- Kaye from Grow From Here is a prolific micro blogger on twitter and a treasure trove of information about growing food and urban organic gardening specifically. Kaye gave generously of her time and thoughts on how to make growing your own food doable wherever you live and however big your gardening ambitions. Whether it’s a few herbs in a pot or a substantial kitchen garden Kaye was such an inspiration to listen to.
You won’t be surprise that we were well fed during the course of the conference. Le Cordon Bleu provided pastries, cakes and cheese scones to die for. I drew an exceedingly lucky straw when drawn for a Wellington on a Plate lunch at the Boucott Street Bistro one of Wellington’s finest dining spots in the company of @julieleclercNZ, @eatetclesley and @ohcrumbs . The conference dinner was a pop up dining experience which I have to admit that the food and company was the perfect combination. There was a wealth of goodies provided for us in the conference bags through the generosity of some of my favourite food producers.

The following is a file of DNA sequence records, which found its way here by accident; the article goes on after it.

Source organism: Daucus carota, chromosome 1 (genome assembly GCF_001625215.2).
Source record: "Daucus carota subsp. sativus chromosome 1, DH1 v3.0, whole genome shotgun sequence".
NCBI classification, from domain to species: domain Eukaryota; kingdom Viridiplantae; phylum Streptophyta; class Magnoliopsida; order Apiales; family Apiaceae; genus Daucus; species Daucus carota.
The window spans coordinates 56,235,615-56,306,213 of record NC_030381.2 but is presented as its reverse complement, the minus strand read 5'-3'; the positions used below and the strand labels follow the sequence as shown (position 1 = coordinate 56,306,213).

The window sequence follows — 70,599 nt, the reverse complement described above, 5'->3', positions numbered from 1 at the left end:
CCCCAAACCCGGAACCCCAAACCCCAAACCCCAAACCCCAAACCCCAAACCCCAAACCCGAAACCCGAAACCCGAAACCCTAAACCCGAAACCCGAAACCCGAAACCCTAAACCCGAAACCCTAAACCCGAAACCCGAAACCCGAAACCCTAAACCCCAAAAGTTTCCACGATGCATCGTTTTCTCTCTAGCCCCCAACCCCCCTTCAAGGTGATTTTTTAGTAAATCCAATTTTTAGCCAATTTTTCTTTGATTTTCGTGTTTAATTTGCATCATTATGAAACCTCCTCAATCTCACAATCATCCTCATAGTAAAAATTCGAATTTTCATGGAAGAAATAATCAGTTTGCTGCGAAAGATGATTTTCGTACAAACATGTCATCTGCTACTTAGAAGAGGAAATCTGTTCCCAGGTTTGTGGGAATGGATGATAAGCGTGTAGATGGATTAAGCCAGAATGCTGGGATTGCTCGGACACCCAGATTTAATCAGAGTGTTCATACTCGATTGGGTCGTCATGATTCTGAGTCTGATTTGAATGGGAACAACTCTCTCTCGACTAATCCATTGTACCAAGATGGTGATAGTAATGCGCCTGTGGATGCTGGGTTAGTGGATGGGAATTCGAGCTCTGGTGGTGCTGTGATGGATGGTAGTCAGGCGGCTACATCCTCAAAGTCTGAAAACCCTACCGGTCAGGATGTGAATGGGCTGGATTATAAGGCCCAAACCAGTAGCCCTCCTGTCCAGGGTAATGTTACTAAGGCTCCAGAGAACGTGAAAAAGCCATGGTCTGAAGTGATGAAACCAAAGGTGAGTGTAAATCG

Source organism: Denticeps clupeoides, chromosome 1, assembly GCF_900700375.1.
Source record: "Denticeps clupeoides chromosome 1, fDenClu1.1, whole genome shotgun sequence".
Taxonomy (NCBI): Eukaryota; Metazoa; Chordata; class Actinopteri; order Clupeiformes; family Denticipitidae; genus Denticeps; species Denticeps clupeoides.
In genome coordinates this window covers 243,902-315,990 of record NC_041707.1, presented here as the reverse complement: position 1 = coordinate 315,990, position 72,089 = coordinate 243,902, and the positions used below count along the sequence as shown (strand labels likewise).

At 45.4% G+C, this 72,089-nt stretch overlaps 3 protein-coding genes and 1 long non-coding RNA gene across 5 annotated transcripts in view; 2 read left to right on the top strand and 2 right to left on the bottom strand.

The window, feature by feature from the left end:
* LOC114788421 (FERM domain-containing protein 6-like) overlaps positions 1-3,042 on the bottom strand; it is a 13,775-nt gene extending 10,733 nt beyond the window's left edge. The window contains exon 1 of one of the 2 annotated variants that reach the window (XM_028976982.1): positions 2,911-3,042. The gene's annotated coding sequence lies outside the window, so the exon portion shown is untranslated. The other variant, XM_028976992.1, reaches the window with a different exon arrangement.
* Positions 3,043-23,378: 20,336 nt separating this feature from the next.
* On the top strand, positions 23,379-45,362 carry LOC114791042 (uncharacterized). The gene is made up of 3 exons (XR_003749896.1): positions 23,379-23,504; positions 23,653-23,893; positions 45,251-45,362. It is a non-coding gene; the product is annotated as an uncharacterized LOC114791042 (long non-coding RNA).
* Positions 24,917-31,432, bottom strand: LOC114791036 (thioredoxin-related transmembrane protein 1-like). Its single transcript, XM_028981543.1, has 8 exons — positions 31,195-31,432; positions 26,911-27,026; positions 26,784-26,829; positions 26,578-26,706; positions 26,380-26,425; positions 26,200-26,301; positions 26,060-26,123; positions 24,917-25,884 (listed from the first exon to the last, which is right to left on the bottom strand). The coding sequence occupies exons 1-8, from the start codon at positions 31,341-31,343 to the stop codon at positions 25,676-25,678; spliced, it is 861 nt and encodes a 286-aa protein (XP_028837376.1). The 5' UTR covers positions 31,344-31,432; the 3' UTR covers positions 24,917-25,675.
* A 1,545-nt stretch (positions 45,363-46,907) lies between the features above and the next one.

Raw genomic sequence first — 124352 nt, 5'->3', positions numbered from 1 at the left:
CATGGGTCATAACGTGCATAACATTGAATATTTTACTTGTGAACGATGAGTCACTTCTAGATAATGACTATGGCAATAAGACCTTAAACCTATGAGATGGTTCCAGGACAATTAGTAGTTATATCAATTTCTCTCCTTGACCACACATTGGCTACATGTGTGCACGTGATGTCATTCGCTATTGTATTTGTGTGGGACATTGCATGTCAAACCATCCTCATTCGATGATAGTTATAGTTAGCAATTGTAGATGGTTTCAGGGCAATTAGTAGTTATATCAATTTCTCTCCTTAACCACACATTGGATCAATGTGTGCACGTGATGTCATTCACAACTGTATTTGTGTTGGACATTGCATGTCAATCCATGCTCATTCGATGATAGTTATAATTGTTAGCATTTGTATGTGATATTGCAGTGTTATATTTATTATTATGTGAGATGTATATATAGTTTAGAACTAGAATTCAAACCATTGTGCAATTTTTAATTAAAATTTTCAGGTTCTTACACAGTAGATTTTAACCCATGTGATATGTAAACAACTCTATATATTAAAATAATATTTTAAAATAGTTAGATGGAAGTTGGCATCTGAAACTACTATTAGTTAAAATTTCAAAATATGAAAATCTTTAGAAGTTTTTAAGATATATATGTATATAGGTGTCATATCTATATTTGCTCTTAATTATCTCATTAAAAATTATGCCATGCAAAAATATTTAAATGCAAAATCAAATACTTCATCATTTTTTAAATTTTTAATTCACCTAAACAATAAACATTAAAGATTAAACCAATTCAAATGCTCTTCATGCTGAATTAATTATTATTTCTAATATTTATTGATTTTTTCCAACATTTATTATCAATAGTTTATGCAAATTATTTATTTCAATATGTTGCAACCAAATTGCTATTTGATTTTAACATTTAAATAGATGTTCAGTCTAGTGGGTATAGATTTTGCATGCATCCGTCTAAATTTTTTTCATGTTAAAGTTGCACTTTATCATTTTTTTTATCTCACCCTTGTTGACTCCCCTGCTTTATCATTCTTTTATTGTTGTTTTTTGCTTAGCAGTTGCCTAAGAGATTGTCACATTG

All up the conference was a huge success and enjoyed by all the delegates. A big thumbs up to the organisers and sponsors who really spoilt us rotten and probably more than we really deserved. I shall look forward to cooking with the goodies we were given and blogging about them at a later date. For now, I leave you with a few images from the conference. As I trawled my relatively small pool of photographs I was struck by the passion and dedication of all those who attended, especially the speakers who were refreshingly open and highly entertaining making the conference such a hit. No doubt that the tagline for the conference sums it up perfectly – For the Love of Food.
T Leaf Tasting
Some of the delicious morsels
Bottom: NZ Chocolate Festival
Le Cordon Blue Morning Tea | Chocolate Tastin and Soda Tasting
Thanks also need to go to the wider contingent of speakers, sponsors and bloggers who made the event such a success.